Agile – in Education
One of the most typical FAQ’s during agile coaching & training is “Can we apply it in our company?” “Will it work for us?”. Obviously, there’s no knowing before you try, yet usually the answer is “Yes” :) Here is why: Agile is not a rigid frame, a set of rules, a ‘process’ or ‘project management method’. Rather more, it is an approach, a way-of-working, a mindset. Being customer-first, based on trust & transparency, having the ability to expose the entire process, focusing on waste & bottlenecks..all these aspects make it very powerful, yet flexible. It enables you to see & seek solutions for problems without being too restrictive; and helps you find out what works best for you by trying out different solutions, thereby inherently “responding to change”.
Rather than talking about the numerous benefits & advantages of agile for companies; in this article I would like to shed some light on a different side of agile: education. Several schools are implementing agile methods for class, and universities have long begun including agile courses in their curricula.
Let us talk about higher level education first.
Agile development methods are becoming such an integral part of software engineering nowadays, that numerous universities already incorporate agile in their undergrad / grad curricula.
For instance at Işık University, agile is part of the undergraduate course “Current Issues in Information Systems Analysis and Design”, alongside with Data Structures and Operating Systems. Atılım offers a Software Engineering elective with 7.5 ECTS points, “Agile Software Development Approaches”, focusing on Scrum & XP. Similarly, the University of Auckland, New Zealand has an “Agile and Lean Software Development Course” since 2013, while Arel University offers a technical elective “Agile Software Development” for computer engineers in the 8th semester.
Some institutes like Carnegie Mellon have it as part of their software engineering masters program, including XP, Crystal and Kanban; others like Leicester offer an entire master’s degree on agile software engineering, with courses ranging from C++, through “Personal and Group Skills”, and even Game Theory.
Agile is also gaining momentum in school level education as well. For instance, students at the Ashram College in Netherlands use a version of Scrum in class. In place since 2011, this practice was first initiated by two chemistry teachers. The Scrum implementation not only allows students to learn more interactively and effectively, but also helps them acquire life skills like punctuality, leadership, planning, and teamwork. The implementation “eduScrum” still continues to this day, and the initiators are now working with an education designer to further develop the program & scale it.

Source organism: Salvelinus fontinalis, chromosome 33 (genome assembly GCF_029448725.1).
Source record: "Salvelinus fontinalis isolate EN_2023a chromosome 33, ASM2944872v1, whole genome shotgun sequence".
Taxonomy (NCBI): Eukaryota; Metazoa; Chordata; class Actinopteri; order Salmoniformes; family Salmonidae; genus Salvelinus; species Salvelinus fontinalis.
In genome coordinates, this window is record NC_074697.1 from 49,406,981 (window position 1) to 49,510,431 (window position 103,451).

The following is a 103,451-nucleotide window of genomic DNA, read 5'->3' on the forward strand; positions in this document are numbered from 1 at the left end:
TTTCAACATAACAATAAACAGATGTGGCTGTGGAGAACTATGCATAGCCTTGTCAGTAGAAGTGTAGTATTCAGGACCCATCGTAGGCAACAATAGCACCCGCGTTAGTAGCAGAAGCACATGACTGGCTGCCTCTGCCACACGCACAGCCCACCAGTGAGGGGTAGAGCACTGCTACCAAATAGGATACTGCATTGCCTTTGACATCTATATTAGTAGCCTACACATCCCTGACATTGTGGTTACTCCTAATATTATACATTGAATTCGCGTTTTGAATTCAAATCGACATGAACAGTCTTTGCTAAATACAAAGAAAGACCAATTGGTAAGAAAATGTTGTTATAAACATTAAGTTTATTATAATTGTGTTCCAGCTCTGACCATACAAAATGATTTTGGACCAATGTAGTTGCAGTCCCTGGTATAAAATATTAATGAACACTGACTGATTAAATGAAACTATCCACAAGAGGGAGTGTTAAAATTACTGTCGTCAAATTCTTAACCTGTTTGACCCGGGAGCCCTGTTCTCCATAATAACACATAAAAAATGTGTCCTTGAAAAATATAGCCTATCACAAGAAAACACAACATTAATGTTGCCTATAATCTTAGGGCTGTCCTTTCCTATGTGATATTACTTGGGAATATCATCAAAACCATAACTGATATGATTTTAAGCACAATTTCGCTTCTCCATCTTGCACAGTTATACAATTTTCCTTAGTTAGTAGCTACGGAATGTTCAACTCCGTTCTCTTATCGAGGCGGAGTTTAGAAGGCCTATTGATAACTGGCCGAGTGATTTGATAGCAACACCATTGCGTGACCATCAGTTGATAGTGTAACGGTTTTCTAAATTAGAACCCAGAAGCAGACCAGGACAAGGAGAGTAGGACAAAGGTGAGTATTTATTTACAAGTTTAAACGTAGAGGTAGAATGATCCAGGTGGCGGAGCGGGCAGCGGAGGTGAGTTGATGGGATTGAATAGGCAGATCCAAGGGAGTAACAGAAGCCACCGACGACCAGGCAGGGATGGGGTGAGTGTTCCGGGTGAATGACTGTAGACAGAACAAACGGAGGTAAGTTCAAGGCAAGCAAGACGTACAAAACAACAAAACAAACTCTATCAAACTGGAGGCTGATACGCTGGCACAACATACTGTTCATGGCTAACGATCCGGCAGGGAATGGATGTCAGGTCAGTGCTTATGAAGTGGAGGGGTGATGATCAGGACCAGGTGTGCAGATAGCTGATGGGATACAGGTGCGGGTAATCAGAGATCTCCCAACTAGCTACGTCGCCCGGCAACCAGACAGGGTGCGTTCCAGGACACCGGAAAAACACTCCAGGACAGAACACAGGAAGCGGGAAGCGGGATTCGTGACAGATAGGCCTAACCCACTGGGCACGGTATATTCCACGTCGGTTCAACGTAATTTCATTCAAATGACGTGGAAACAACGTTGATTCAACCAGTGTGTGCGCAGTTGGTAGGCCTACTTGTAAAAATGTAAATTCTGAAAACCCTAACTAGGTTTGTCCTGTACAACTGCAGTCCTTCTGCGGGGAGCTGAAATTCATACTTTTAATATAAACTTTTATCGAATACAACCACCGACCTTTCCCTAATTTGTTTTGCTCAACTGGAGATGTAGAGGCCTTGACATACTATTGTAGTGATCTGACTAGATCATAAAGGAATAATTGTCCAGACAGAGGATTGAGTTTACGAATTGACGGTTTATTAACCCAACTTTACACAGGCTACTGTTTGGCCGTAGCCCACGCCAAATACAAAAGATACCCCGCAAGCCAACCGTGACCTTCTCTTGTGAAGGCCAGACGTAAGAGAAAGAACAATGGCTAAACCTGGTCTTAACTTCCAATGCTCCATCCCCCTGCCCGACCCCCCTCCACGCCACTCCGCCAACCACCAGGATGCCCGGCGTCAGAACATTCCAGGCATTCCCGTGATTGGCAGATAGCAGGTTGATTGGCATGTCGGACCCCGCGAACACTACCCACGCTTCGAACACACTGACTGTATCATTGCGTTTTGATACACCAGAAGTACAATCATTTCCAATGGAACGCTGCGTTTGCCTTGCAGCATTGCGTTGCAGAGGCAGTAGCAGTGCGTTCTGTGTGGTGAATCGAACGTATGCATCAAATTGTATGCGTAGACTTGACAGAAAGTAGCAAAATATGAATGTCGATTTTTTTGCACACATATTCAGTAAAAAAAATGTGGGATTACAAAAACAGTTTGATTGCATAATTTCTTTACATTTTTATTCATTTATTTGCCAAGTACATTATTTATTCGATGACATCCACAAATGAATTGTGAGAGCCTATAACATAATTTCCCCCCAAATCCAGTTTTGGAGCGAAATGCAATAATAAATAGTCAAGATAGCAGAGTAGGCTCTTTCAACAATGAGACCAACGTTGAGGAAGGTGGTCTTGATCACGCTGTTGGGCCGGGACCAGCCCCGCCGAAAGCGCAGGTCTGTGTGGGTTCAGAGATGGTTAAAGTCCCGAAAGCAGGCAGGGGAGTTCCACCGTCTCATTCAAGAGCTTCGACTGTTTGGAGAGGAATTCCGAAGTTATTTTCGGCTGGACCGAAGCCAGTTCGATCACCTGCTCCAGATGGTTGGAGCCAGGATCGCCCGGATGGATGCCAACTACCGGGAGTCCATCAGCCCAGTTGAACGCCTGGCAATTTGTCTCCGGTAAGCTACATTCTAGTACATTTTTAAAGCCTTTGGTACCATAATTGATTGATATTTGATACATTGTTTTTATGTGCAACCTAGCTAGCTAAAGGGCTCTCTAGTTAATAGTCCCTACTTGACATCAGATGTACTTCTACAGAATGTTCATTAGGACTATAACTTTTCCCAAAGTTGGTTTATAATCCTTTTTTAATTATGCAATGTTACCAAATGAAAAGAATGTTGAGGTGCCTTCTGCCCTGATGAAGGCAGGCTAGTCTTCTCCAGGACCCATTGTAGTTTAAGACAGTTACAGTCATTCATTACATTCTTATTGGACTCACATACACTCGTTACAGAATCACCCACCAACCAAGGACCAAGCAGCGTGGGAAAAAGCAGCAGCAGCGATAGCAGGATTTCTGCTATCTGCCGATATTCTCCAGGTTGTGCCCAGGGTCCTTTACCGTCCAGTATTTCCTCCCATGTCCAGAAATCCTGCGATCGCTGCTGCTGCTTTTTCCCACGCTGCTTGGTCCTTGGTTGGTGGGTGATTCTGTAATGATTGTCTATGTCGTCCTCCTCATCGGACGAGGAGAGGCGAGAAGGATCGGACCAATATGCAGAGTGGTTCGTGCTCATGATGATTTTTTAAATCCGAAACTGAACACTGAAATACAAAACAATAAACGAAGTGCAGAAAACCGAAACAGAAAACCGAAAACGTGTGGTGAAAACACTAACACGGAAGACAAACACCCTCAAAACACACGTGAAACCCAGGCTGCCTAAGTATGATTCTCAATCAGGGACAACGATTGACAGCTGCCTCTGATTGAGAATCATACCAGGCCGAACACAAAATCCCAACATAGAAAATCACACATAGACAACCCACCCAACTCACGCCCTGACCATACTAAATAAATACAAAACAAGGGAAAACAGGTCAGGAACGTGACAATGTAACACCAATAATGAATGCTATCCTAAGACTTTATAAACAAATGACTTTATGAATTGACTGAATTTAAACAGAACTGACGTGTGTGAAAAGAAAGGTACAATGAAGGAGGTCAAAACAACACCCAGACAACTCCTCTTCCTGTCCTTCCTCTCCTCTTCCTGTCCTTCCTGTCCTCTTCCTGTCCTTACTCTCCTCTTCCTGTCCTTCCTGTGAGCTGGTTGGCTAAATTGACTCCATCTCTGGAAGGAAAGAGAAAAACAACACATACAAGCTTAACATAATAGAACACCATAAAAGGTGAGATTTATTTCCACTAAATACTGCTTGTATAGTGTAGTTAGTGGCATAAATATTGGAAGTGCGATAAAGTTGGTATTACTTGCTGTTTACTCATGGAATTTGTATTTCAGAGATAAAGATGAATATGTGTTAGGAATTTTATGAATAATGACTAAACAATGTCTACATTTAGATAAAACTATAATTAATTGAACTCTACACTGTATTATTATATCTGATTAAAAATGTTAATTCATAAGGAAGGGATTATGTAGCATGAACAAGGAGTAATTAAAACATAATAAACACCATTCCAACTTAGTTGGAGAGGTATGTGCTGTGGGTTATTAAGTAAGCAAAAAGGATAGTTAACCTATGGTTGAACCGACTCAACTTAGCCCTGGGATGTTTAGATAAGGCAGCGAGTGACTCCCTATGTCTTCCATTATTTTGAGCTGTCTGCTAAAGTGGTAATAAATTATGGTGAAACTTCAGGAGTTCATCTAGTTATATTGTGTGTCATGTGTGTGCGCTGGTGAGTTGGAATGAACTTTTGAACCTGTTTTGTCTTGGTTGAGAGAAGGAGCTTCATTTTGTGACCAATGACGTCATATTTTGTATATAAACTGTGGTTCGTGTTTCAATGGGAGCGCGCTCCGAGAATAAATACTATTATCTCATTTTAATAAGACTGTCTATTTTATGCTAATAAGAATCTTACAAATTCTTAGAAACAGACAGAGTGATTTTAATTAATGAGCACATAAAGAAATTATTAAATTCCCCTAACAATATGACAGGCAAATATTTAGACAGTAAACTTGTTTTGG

The Blueprint High School in Chandler, Arizona, also uses agile methods. John Miller from AgileClassrooms has helped Blueprint High School in their vision of preparing students for the 21st century. They realised that merely a diploma is nowhere near enough for that; students also need to be armed with further skills such as planning, collaboration, teamwork - skills that are “very apparent in Agile and Scrum”.
Jeff Sutherland, co-inventor of the Scrum framework, also mentions this topic in his TED Talk “The art of doing twice as much in half the time” as well as in his article, "Scrum: The Future for Education?”. You can find interviews with the schools as well as further related details in this article. Here are a few quotes:
“They also brought Scrum home, teaching it to their parents, using it for garage sales. One 4th grader reported actually teaching her mom, now she uses Scrum at her work.”
“A 4th grade teacher reported that kids would come in sick because they did not want to miss their Scrum. She actually had to send them home.”
Last but not least, a 1st grader’s Kanban Board story: This little girl has been using a Kanban Board (under her father’s guidance) since pre-school years. After starting school, she quickly outgrew the older board, so the board also began to grow & evolve accordingly. Her father explains how much this helps raise a self-directed child, how she is now able to take on more responsibility and how proud & happy she is overall.
As you can see, it’s a fairly wide spectrum: universities, high schools, elementary or even pre-schoolers.. On top of all this, there are a significant number of people, who manage their long-term life goals & projects this way as well. I also keep a personal Kanban Board for my own “backlog”. Needless to mention, we all use agile approaches internally as a company to manage our work & projects. :)
In this article, we have talked about agile in education and personal use. See you next time in another post!